Monday, October 22, 2007

Farm Fresh Fish

On the way into work on Saturday I heard part of GW's radio address about the environment. I don't want to get into politics here but I found it odd he decided to make a stand on fish. Which made me think about the subject. The over fishing of some/many species of wild fish/seafood. There is no doubt it's a problem that needs to be addressed. Coincidentally I got a call the same day from a woman asking me about the salmon we serve at one of our restaurants. She asked if it was wild or farmed. When I told her it was farm-fresh salmon you could tell she was disappointed. There lies the problem. More and more chefs are going green, natural and slow. So what do we do? Sell over harvested wild fish or sustainable farmed fish? Evidently it's been beaten into the heads of customers that wild fish is a bad thing. I beg to differ. You just have to know your source. I also question the quality of some wild fish as well. Wild is not always better.

There is some farmed fish I will not sell and there is some wild fish I will not sell. The customer HAS to trust the chef to make the right decisions. That's the bottom line. I don't sell farmed tiger shrimp, tilapia, catfish, baramundi or "grouper". I will sell a product from a tried and true supplier that uses proper aquaculture techniques and feed and I don't trust most third world countries. I have a relationship with my vendors and we have an understanding about source. They know what is acceptable to me and I hope customers can have a relationship with their chef and have an understanding what is acceptable to them.

GW talked specifically about wild striped bass. It is already regulated and I hope it doesn't go away completely. I serve it often and wasn't aware of any shortage. One way to tell is by price. Has anyone priced real sea bass lately? Despite the chef boycott it still wholesales close to $20.00 per pound. I haven't served it in years. Wild striped bass is usually around ten and has specific seasons, similar to halibut and some species of wild salmon. The numbers of those fish harvested is watched closely. As a result much gets frozen and served months later. I was around when we almost fished redfish into extinction and now sea bass and grouper.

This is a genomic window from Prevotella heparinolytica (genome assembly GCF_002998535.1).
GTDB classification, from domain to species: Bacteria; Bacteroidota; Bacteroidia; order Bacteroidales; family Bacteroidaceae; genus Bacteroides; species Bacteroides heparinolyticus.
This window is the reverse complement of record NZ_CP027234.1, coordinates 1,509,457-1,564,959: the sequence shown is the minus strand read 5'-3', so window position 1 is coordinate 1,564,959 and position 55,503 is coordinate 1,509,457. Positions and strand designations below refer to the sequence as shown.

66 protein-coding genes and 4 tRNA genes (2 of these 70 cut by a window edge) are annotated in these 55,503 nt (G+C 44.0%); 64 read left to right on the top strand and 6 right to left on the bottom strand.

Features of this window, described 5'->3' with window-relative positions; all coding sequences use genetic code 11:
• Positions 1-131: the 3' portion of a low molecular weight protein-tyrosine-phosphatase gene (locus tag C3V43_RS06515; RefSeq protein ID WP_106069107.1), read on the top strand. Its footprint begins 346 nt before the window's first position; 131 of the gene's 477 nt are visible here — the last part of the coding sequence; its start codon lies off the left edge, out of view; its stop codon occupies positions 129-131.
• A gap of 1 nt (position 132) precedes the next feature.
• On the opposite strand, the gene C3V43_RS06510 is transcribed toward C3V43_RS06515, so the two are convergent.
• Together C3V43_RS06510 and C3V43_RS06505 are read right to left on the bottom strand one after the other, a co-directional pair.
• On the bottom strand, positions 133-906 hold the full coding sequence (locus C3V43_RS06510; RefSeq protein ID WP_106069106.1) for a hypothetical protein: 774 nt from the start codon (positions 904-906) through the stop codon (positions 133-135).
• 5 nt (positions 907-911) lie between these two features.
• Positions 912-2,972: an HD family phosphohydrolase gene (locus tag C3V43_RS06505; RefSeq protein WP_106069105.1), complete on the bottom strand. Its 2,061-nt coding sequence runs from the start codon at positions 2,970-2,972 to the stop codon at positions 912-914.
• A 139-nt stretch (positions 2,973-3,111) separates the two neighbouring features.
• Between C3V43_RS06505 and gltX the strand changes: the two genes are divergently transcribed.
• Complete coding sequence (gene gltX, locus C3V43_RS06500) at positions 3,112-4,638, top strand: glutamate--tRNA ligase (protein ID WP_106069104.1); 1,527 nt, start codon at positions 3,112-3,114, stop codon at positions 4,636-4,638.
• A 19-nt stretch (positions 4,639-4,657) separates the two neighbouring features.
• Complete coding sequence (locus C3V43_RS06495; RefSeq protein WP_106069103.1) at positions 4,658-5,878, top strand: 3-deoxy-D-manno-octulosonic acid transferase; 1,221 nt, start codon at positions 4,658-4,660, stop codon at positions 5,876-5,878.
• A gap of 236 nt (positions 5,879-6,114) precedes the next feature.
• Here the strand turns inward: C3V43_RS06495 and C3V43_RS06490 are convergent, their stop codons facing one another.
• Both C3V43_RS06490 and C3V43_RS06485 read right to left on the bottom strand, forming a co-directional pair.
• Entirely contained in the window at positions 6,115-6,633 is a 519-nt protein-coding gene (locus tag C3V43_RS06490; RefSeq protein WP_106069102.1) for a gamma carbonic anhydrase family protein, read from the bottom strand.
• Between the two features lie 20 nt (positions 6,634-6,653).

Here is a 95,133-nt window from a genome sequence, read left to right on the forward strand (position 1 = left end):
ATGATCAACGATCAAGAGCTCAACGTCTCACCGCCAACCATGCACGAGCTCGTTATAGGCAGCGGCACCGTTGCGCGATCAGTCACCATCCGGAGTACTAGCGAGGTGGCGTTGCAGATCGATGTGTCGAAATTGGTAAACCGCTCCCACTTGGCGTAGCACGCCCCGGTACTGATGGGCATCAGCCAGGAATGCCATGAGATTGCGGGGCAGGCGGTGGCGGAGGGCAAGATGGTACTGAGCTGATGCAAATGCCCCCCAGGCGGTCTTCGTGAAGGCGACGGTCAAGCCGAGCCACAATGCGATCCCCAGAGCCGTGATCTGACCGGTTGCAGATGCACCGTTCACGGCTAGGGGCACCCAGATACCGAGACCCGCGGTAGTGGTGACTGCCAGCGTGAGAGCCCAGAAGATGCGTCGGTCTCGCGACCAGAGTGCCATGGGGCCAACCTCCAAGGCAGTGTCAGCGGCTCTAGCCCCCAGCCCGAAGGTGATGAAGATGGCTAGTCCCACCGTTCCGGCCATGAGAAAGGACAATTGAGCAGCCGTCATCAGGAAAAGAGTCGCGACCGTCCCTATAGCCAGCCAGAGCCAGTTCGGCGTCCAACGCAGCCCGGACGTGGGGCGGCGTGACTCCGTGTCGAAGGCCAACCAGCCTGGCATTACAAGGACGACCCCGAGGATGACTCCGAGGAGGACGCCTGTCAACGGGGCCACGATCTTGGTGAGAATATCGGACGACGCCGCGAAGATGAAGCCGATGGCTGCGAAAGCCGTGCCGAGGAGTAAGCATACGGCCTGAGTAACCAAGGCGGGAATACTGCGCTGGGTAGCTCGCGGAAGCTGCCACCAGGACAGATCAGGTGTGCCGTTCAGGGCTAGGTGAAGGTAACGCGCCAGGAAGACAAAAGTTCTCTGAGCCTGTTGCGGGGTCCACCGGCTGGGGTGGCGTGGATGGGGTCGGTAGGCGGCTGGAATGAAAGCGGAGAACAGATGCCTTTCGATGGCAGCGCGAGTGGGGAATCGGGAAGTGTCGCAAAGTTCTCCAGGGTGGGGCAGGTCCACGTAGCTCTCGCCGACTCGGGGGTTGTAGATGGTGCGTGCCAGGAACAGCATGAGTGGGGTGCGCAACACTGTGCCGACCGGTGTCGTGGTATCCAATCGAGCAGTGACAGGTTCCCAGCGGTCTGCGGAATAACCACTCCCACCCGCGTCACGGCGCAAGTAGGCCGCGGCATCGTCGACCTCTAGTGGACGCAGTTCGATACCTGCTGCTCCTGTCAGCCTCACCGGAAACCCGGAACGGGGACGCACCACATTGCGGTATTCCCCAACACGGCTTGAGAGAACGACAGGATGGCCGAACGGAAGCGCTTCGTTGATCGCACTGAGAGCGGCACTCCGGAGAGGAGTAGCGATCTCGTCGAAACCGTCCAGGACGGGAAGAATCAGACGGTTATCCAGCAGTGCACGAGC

The bottom line is I prefer a farm fresh fish from a respected source over frozen or endangered species. I feel it's better for my customer and the environment.

3 comments:

Scott said...

P.S. I'll be attending the Farmer/Chef Connection conference today in Waukesha. I'll report on my thoughts soon.

RAHiggins1 said...

I posted about this over on E-Gullet in the southeastern regional section. There is a big problem with vendors mis-representing what they are selling. Grouper being the highlighted case in the news. It seems an asian catfish called "Basa" is usually the actual fish. Often the supplier might be just as unwitting as the consumer. DNA testing is the only way to know for sure. When was the last time you checked what is being sold in a grocery? I look at package after package of fish imported from china, India, Thailand, etc. I've tried a few of the flash frozen imported filets, most usually disentigrate after thawing unless broiled and then the water content is absurd, like its waterlogged. Its mostly very nasty and not very good tasting either. I drive 20 miles to a good fish market where I can ask where the fish are from and watch them be cleaned after close inspection of the gills, eyes, and smell for freshness.

Scott said...

Big problem with fish being misrepresented. Any time you see "grouper" on the menu for less than $18.00 to $20.00 chances are it's bogus. I also don't care for the latest odd ball fish like basa or tilapia.

As far as China goes, if they are painting toys with lead paint what do you think they're doing with the fish?

Bottom line. You get what you pay for.